Amy Dacyscyn (Tightwad Gazette) has something she calls "cost per WOW" instead. That seems more what you are talking about--maybe you wear the Chanel 100 times, but does it give you 10 times the WOW of a Banana Republic suit?

P.S. I too have a kimono--passed to me by my MIL who never wore it. I've never worn it either. On to my daughter!
mette said…
The answer to your question is a no. I´m not planning my shopping. I buy, if I have the money, when I see something I like. Maybe jeans are my best investment, since I wear them daily. I´d like to add to my list a winter coat, starting it´s 4th season and yet in perfect condition. I´m ashamed to admit that I do have clothes, that have never been worn. Anyone interested ;) !
InfoDiva said…
Cost-per-wear does not always equate with real value.

The thousand-dollar-plus St. John jacket and silk evening pants I wore to my son's wedding made me feel positively ethereal. Light as a feather, comfortable, and perfectly fitted to me, the outfit was a delight to wear and dance in that night, as well as to enjoy in photographs afterwards.

It was far, far beyond my usual budget, and I may never wear it again. The cost-per-wear is utterly irrelevant, but the value was certainly there.
I use cost per wear when looking at buying staples - so a pair of black pants (or dark neutral) pants that you will wear 2 times a week for years is worth spending extra money on. An outfit you'll wear once to a wedding is not worth spending lots of money on.

I also will only spend lots on something that I LOVE, that I know fits with my LIFESTYLE. Even if I love a kimono - if I've no where to wear it - no point in spending the money (unless I want to put it on the wall as art).

I also am careful about reading the care instructions - I dry clean rarely, so my clothes have to be machine washable whatever their cost (pretty much).

I will spend more on a fabulous jacket or coat that I know I'll wear over and over.

I will spend less on something with a pattern as patterns tend to date more quickly, plus we usually get sick of them faster - so they're not as good an investment.

A $40 garment that you never wear or wear once is not a good investment - even a $10 garment that isn't worn is a waste of money (and is also unenvironmental).

Understanding what you need in your wardrobe - the garments that fill the holes that you will wear, helps you to make better purchasing decisions too.
lady jicky said…
On some things it has and some things it has not. Like life really.
Someone said…
I thing CPW CAN work...but it's going to be different for different wardrobes and lifestyles. It depends on the particular demands of the occasions required of you.

I do think you can consider each piece against its wearable potential if you're not an emotional shopper, which I'm not, and IMO if one spends good money on an item that proves itself bad quality quickly, one needs to get a better sense of fabric, fiber, construction, and to know which brands tend to be more dependable than others in that area. (And higher price does not always signal higher quality.)

I can't imagine that I'd ever want more than maybe 2 Chanel suits though. I think they'd wear me more than I them. And I don't buy any more must-dry-clean. There was a time when such items were really the only way to look better than casual, but it's no longer the case.

Here's a funny one just for the heck of it - I have a black henley-neck long sleeved T I bought in 1984 at Tello's (an early cheap-fashion-flash mart) for $4. It was never meant to be an investment piece but I was even amazed 10 years ago how well it had held up. It has faded some by now and is starting to near the end of its public life, but...yeah.
Duchesse said…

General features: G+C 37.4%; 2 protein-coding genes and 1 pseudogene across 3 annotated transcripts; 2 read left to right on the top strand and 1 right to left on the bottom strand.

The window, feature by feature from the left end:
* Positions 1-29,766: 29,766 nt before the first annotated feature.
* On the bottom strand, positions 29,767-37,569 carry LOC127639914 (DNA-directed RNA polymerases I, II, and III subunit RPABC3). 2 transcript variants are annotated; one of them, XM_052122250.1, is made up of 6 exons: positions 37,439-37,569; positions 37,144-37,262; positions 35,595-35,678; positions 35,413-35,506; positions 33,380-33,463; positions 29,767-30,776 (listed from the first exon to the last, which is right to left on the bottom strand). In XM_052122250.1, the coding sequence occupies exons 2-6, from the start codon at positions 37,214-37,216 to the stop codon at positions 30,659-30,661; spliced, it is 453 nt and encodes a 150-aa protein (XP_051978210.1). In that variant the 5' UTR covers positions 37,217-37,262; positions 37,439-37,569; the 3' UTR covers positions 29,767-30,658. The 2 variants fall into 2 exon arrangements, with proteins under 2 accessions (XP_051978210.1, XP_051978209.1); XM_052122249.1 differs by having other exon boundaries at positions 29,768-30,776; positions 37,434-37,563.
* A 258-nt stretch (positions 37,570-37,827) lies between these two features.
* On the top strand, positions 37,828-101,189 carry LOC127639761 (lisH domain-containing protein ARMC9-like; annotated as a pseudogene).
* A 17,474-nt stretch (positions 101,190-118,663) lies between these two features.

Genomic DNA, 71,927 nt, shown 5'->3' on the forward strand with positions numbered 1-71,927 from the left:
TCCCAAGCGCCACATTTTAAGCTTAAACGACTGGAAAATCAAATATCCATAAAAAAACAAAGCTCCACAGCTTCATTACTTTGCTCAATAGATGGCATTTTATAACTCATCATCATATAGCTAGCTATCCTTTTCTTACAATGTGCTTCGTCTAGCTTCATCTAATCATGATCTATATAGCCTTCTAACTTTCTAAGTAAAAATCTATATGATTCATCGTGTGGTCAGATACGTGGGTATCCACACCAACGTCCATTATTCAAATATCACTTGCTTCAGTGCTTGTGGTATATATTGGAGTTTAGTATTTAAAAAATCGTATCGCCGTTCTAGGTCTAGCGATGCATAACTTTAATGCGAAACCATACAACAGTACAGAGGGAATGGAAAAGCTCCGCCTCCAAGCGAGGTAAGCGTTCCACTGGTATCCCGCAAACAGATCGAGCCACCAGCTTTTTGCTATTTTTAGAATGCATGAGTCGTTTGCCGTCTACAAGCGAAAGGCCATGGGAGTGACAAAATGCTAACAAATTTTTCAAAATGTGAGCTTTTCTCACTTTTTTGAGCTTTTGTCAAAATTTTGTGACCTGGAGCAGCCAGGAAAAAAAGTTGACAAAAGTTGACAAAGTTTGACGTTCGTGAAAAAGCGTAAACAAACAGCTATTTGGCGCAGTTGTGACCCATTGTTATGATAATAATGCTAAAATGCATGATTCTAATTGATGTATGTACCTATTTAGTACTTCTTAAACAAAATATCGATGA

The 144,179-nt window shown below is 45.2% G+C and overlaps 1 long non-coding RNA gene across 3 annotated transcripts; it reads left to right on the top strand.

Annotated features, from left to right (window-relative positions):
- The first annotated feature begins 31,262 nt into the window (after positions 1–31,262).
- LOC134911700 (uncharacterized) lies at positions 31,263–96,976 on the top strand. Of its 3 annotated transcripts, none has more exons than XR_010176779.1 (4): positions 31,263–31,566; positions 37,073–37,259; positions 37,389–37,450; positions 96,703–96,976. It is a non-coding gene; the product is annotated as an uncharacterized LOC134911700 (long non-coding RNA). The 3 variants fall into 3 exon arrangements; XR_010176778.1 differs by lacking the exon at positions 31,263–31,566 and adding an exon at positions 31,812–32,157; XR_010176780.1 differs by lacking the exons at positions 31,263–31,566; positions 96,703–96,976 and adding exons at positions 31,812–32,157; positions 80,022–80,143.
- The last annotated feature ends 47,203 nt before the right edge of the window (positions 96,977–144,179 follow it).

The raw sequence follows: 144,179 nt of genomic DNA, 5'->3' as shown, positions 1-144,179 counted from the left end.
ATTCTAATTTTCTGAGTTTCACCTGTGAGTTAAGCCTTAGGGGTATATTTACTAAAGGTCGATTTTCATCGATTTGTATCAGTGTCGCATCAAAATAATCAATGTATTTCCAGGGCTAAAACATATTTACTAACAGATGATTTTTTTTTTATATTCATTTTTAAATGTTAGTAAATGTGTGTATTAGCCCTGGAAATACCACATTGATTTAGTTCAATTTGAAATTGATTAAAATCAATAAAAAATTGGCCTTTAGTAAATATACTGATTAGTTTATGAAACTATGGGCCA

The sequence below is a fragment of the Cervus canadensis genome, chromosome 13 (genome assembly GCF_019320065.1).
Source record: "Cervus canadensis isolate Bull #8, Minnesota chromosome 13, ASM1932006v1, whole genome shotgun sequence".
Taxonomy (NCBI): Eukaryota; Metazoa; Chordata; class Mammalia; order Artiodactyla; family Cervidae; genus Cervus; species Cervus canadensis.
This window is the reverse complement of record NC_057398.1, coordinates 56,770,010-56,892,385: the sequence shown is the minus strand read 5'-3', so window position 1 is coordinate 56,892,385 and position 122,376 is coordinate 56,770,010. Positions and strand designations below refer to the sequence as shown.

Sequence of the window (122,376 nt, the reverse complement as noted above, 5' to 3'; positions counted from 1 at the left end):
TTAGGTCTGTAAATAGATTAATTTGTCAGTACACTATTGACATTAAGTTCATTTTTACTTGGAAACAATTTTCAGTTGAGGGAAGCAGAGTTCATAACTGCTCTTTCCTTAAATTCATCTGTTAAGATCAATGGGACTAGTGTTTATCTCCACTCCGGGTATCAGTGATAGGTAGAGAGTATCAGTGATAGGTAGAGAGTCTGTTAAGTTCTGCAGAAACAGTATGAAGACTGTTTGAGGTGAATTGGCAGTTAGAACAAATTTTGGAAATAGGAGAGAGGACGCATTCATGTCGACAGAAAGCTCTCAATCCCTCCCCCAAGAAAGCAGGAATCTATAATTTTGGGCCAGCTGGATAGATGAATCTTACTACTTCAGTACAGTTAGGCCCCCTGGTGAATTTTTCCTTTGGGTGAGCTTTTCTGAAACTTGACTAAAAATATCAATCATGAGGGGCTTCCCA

InfoDiva: Feeling fabulous and ethereal at your son's wedding: priceless.

Someone: Sometimes a cheapie item proves amazingly durable.

Imogen: Did you hear that Oprah and her guest Stacey London featured the "perfect black pant": Akris, $700. Well I guess so!
Belle de Ville said…
One of the problems with CPW is that you have to maintain the same figure to in order to keep on wearing what's in your wardrobe. In my case, after gaining weight, those beautiful, but size tiny clothes, are hanging in my closet's probably time to let them go.
Now I buy lower to mid-range clothes in neutrals and use my wardrobe budget for estate jewelry...which keeps its value and is wearable long after clothes go out of style. Real jewelry, not costume, not only makes sense in terms of CPW, you can sell it when you need downpayment money.
Duchesse said…
Belle: That's an important point, thanks! I usually buy less expensive clothes than I used to, and spend on accessories- less susceptible to size fluctuation.

Have you been able to recover the value when selling jewelry? What are the criteria for ensuring excellent resale results?
Susan B said…
I've found that CPW is usually best when applied to basics. I now have three Eileen Fisher silk jersey long-sleeved tees. They layer like a dream, can be hand-washed in the sink and will dry overnight. They were the only tops I brought along on this trip (other than one silk jersey tank) and they worked brillantly. Banana Republic black wool trousers (Jackson cut) are another item I'll pay full price for, as they fit like a dream right off the hanger, get worn 2-4 times per week for most of the year, and wear very well. I'm finding that getting spendy with accessories I love is a better bet for CPW.
Duchesse said…
Pseu: I am touched that you commented from your cruise. Items like the EF tops- high-quality essentials- are worth every penny. My unique pieces (that blasted kimono) rarely do.
Anjela's Day said…
I had an employer who collected antique kimonos. Every evening after her work she put one on to have dinner.
They were beautiful and she could probably have worn them with pants or a skirt and gone to a concert in the city.
I have always remembered that about her- Her sense of style.

I have found that the items I have bought that were expensive have worn well and so I wear them eternally.My sister bought me a Ralph Lauren skirt three years ago and I wore it like sweat pants- It worked in every place I went to. I
could wear it with a turtle neck and boots or high heels and silk shirt. One night I fell asleep in it and it was so comfortable. I also bought an Armani suit and threw away the pants as they never fit properly and I love the jacket. So not sure -have had different reactions to different things. Hmmmmm
Shay said…
"If I had invested the money instead of buying Chanel suits, I'd be so much better off today."

Not necessarily. Her 40lK has probably tanked but vintage Chanel will always fetch a good price at auction.
fiftyfifty said…
Buy a kilted skirt from a reputable mail order house. I have two kilts from "Scotch House" I bought in 1988. They had a ten year sabbatical but are back in action without one sign of wear and tear.
Duchesse said…
fiftyfifty: Love them and think with the right accessory they would be timeless, Congratulations for maintaining the same size for a decade. I'm a size larger!